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Tea Leaves

Not everyone sees Ukraine as the main issue

Emerging countries accuse the West of hypocrisy

Tourists and locals in Bangkok celebrate Songkran by spraying each other with water guns and partying on Khaosan Road on April 13. Much of Southeast Asia is disconnected from the far-off war in Ukraine. (Getty Images)

Comparisons are useful checks on reality. Having spent decades observing the nature of Asian politics and society, it was instructive to spend two months in Africa at a time when both Asia and Africa are being challenged by the most serious security crisis the world has faced since the Cold War. Or is that really the case?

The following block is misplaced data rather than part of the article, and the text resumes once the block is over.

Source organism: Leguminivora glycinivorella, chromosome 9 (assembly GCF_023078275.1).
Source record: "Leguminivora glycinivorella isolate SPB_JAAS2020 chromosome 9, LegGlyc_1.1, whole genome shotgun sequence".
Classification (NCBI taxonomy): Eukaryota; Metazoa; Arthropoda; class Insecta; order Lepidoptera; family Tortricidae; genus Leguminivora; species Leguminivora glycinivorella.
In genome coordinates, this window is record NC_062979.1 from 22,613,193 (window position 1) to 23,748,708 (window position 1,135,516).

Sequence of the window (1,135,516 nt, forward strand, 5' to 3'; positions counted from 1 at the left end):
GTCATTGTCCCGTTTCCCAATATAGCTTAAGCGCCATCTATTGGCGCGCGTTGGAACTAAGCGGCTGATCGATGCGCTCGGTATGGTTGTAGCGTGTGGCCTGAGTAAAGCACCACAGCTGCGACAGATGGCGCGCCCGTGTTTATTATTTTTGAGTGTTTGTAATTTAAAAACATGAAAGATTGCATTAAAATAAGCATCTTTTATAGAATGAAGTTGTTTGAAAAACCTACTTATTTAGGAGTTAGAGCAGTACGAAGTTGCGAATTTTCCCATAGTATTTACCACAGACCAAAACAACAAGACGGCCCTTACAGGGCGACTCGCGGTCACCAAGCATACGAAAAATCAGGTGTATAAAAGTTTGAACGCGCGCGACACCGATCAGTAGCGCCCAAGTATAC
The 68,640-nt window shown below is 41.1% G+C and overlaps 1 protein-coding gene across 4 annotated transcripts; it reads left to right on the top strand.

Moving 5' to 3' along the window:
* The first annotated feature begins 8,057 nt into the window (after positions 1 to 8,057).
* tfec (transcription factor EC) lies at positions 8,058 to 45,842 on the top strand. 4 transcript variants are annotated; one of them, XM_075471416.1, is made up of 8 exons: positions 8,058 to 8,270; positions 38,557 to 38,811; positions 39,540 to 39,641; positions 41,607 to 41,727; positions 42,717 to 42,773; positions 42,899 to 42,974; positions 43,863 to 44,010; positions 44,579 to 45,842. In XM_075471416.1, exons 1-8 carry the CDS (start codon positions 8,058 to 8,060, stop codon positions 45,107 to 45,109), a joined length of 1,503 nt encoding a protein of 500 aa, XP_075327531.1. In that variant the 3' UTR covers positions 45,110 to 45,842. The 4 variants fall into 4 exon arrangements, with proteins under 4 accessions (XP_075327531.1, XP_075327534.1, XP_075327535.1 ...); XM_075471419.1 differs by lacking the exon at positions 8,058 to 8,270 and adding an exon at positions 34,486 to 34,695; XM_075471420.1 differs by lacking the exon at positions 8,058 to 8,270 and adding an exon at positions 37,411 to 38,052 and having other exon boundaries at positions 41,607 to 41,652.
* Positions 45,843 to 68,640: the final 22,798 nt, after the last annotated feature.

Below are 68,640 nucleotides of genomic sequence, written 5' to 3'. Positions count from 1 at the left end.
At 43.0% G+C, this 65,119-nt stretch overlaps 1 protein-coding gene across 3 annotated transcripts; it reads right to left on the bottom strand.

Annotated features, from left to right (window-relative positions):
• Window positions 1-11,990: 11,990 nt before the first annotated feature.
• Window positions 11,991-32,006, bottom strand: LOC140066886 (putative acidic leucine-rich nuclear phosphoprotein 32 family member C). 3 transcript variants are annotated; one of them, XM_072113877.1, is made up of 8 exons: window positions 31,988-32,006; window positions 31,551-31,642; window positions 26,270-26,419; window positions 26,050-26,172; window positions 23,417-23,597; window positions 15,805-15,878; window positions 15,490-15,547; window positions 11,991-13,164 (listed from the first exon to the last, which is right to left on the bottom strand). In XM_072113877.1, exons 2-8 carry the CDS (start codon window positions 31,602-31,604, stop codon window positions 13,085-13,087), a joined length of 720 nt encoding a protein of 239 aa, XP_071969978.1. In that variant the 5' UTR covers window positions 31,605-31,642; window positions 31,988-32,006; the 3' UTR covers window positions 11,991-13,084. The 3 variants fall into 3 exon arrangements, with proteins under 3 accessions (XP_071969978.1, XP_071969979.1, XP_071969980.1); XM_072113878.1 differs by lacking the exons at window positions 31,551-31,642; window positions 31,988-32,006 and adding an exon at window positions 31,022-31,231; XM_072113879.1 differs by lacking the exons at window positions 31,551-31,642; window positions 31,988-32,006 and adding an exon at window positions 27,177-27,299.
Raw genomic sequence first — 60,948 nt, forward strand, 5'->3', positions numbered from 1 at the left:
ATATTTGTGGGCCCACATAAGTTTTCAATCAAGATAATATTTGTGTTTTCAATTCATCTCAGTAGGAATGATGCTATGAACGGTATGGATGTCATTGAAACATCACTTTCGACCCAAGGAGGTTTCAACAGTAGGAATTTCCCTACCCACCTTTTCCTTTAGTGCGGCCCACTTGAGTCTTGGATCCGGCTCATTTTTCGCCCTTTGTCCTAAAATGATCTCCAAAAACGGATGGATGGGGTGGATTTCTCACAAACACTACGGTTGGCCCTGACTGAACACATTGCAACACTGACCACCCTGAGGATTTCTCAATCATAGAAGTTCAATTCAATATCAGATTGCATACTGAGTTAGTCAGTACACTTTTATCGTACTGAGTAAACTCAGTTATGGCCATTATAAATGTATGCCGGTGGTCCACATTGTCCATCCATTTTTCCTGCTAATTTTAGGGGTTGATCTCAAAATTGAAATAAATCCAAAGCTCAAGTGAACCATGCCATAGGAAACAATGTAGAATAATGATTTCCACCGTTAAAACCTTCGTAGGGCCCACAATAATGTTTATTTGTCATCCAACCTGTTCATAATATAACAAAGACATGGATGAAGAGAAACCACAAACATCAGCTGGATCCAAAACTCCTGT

To be sure, prices are rising in both regions. Long queues outside gas stations in Nairobi in April reflected less of a fuel shortage than haggling between the government and suppliers over how high the price should go. In drought-stricken areas of Somalia there is a fear of shortages of essential foodstuffs as the war in Ukraine threatens to drastically affect global grain supplies. But when I suggested to grumbling residents of Nairobi that the war in Ukraine was to blame, they shrugged and said it was government corruption.

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